Third, there is the nostalgia factor. I was in college (my first attempt) in 1972, and the book, with its many bits about college libraries, brought back a lot of memories — notably about why I preferred the Queens Borough Public Library’s Central Branch to my college library (better hours, better organization, more audio choices, more items for pleasure reading, a greater likelihood of finding the material I wanted, etc.). At the time, of course, I had no idea how frustrating this must have been to the college librarians since I had no idea of the battles they were fighting to be taken as relevant to the students.

At any rate, if you can get your hands on a copy, or are willing to deal with the idiosyncrasies of The Internet Archive, you should definitely try to read Revolting Librarians. (And there is a sequel, Revolting Librarians Redux: Radical Librarians Speak Out, edited by Katia Roberto and Jessamyn West, that I will attempt to read in my copious free time.) It’s time and effort well-spent.

Review: The Jewish World of Alexander Hamilton, by Andrew Porwancher

Okay, Andrew Porwancher’s The Jewish World of Alexander Hamilton took a long time to read. However, that was because there was so much information to digest (not to mention interruptions for health reasons and family issues).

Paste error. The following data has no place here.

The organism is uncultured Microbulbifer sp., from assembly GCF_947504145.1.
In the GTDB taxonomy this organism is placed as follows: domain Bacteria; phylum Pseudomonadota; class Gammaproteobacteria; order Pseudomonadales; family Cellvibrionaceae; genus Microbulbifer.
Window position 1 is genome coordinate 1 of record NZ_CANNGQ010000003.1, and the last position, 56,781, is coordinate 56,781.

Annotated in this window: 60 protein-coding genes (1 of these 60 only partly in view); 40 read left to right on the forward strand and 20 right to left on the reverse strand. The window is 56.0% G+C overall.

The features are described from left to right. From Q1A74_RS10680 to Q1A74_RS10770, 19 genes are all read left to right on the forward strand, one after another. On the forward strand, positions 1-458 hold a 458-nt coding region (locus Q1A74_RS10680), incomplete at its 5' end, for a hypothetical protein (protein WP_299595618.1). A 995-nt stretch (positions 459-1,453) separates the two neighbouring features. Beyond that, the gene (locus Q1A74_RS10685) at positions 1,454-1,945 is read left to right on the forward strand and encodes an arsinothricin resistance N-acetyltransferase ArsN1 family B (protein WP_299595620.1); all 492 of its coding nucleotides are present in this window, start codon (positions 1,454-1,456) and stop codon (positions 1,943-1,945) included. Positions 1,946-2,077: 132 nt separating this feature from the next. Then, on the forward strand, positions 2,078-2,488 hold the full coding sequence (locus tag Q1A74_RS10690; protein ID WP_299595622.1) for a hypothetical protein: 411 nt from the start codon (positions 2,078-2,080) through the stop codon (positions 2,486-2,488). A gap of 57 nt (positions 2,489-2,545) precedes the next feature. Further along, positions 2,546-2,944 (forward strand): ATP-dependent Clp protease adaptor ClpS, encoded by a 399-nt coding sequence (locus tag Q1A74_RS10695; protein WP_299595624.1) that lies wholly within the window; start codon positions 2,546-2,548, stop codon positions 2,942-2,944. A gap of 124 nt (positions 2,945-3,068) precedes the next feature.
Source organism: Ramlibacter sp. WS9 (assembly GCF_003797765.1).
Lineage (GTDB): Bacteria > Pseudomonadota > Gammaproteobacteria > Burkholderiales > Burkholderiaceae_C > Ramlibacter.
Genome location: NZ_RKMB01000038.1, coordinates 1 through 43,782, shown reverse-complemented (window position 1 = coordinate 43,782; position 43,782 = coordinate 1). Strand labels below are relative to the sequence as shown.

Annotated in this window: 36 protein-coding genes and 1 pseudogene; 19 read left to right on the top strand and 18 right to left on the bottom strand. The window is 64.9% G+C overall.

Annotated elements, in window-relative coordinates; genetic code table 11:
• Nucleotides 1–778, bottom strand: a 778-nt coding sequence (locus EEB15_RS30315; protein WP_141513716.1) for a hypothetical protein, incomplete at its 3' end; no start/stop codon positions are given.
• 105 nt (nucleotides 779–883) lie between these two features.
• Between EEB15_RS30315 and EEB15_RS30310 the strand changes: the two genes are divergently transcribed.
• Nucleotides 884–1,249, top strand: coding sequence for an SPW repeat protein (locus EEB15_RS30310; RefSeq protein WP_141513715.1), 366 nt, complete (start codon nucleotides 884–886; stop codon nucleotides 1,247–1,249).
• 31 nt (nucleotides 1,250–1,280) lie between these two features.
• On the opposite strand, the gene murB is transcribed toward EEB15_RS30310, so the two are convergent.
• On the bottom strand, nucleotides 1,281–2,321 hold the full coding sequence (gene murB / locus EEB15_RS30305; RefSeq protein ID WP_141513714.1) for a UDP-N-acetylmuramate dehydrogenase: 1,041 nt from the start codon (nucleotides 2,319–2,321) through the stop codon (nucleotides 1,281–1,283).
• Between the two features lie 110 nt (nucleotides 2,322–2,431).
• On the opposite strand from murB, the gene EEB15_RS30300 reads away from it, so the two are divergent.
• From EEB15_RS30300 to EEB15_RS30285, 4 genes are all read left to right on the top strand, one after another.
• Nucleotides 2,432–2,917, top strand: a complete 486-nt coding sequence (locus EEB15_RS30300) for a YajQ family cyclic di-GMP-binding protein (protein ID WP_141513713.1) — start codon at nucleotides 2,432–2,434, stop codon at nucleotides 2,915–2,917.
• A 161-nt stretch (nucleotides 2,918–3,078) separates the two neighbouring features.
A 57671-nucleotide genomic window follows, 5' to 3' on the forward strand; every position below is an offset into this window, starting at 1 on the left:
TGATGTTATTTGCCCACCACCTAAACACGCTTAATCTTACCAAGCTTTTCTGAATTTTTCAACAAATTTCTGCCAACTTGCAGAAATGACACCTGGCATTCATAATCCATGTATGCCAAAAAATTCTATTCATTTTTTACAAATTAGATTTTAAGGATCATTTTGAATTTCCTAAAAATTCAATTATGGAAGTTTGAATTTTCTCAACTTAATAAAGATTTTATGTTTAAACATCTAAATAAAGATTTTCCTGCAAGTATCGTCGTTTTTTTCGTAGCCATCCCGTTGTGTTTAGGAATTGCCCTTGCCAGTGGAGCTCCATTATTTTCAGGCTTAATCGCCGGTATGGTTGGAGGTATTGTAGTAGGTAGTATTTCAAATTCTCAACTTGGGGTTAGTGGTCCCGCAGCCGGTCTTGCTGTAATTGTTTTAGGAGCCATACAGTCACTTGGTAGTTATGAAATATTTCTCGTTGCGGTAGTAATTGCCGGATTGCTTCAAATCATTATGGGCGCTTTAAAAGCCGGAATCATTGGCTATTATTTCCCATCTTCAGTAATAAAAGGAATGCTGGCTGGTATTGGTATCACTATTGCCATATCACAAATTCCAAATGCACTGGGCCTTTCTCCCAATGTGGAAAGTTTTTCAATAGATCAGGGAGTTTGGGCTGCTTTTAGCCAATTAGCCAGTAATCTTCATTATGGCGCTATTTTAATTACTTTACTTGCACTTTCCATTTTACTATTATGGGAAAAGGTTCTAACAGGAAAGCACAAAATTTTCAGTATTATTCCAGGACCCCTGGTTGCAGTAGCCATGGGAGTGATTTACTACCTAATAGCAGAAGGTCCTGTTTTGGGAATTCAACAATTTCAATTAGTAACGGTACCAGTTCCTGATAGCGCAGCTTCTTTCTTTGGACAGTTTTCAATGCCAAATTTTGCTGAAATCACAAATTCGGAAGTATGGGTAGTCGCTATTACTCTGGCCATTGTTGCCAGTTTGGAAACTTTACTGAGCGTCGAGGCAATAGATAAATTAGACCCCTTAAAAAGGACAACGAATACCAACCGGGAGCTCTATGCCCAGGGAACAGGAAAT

Mr. Porwancher digs deeply into Hamilton’s origins and career and also paints a fascinating picture of how America transitioned from a colony to a democratic republic. Hamilton was, perhaps, the most complex of our Founding Fathers, and the book provides a nice counterbalance to all the furor created by Lin-Manuel Miranda’s outstanding musical and Ron Chernow’s fascinating book.

Among other things, it compares Hamilton’s relationship with Jews to that of the other Founding Fathers, which let me see a lot that I didn’t know before. it also examines several of the legal cases Hamilton took on and the greater meaning and impacts those had on colonial Jews.

What the book does NOT do, is proclaim definitively whether or not Hamilton himself was Jewish by birth. He leaves that for the reader to determine, although he notes that since Hamilton’s mother had converted to Judaism it is a distinct possibility.

Whether you agree or not, however, Porwancher provides a stunning, in-depth look at a complex man living in complex, turbulent times. So, for me, it’s definitely a must-read.